Next 4 women come out and confirm that he did exactly what he bragged about to Stern, Matthews and Bush.

    Of course, the women are all are outrageous liars and how can any of them be believed.

    If Trump fails to win election he needs to be sure to sell all his supporters stock in empty Atlantic City casinos. They will get the same return as a Trump Presidency, nothing, and they can continue their no fault love with the Donald.

    • Submitted by Robert Hanson on 10/14/2016 - 01:28 pm.


      You hit the nail on the head.

      If this type of story came out about Mitt Romney, I think many people would be holding off on jumping on judgement because Mitt Romney groping \ assaulting women would be something (I think) most people would view as completely out of character.

      Whereas with Trump – given that he literally brags about it – this type of accusation is 100% in line with the view of Trump – including Trump’s view of himself…

  19. Submitted by Robert Hanson on 10/14/2016 - 01:23 pm.

    Family Values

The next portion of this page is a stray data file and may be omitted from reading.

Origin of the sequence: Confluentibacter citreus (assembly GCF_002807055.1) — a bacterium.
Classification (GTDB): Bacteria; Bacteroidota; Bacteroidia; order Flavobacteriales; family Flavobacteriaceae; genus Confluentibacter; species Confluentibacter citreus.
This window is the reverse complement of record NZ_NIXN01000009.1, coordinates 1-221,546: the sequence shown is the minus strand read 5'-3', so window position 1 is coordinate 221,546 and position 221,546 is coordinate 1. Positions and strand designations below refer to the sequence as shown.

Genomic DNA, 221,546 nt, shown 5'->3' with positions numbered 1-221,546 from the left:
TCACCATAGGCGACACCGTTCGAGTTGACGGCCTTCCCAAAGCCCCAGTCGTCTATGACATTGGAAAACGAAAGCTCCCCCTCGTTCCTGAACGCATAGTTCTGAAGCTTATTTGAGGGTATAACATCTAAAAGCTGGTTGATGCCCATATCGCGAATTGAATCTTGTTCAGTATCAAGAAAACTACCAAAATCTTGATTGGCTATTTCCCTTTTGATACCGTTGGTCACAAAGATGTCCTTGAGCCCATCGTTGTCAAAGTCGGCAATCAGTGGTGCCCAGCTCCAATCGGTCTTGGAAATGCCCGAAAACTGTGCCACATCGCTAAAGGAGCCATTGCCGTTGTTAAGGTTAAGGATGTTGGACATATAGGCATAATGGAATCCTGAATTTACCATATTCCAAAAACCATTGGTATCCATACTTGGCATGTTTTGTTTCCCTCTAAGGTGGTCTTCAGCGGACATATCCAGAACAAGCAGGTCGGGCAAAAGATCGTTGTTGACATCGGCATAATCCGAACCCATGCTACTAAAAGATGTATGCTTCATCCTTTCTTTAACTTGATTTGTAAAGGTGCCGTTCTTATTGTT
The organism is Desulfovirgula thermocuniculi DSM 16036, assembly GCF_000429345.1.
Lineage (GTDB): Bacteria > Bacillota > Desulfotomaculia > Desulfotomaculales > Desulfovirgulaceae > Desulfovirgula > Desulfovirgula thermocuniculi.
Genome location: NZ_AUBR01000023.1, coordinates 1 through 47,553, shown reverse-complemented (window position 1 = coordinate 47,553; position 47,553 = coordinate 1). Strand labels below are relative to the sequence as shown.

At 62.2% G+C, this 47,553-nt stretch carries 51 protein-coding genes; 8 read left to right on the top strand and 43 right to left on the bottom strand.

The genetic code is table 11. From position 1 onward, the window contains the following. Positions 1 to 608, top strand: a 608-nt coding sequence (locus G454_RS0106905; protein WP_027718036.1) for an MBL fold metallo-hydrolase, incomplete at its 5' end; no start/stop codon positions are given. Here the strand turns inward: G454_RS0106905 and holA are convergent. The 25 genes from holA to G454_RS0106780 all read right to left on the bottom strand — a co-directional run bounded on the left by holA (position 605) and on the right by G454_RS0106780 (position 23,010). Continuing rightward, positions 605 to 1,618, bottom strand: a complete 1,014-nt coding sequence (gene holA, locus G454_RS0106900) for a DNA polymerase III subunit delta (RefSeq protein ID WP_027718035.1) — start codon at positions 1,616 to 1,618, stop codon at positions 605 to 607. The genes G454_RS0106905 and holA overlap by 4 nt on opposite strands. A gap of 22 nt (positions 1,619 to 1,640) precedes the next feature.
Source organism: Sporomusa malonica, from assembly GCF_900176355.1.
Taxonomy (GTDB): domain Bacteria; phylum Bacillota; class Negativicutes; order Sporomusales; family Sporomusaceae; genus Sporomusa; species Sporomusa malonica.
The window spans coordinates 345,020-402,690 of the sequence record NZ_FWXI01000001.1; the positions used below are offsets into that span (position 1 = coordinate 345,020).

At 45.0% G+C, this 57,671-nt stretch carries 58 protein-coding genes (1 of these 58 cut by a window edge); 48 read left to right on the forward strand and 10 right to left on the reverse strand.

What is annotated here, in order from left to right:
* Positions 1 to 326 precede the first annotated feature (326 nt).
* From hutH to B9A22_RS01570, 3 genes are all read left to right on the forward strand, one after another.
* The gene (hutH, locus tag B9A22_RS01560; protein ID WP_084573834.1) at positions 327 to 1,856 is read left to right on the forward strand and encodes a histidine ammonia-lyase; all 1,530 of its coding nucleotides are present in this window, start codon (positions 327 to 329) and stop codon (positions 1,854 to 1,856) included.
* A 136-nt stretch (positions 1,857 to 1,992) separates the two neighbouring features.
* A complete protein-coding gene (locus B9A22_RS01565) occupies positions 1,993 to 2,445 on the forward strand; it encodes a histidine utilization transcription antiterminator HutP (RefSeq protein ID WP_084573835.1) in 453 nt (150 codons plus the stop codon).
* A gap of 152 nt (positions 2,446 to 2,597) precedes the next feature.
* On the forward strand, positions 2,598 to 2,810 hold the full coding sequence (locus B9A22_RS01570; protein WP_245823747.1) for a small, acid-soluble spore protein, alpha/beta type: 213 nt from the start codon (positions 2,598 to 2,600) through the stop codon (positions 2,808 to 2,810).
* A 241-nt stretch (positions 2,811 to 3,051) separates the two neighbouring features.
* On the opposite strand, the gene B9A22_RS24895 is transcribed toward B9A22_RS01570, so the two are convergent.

The next time the Republican Party claims “Family Values”.
    We can just reply.

  20. Submitted by Steve Roth on 10/18/2016 - 11:39 am.

    Sure, they’re just words…

    …amidst a slew of thousands of words that have proven him to be unfit and utterly unprepared to be POTUS. Even if Trump wasn’t a racist, mysogynist, habitual liar with a slew of unethical business practices, failures and bankruptcies, he’s still not somone who should even be considered for the presidency. Because he’s woefully unprepared and simply doesn’t have the knowledge of the basics of governing, let alone the temprament to handle the job. Thinking otherwise is willfully ignorant.

    That plus a basket full of deplorable, failed, half-baked policies and ideas…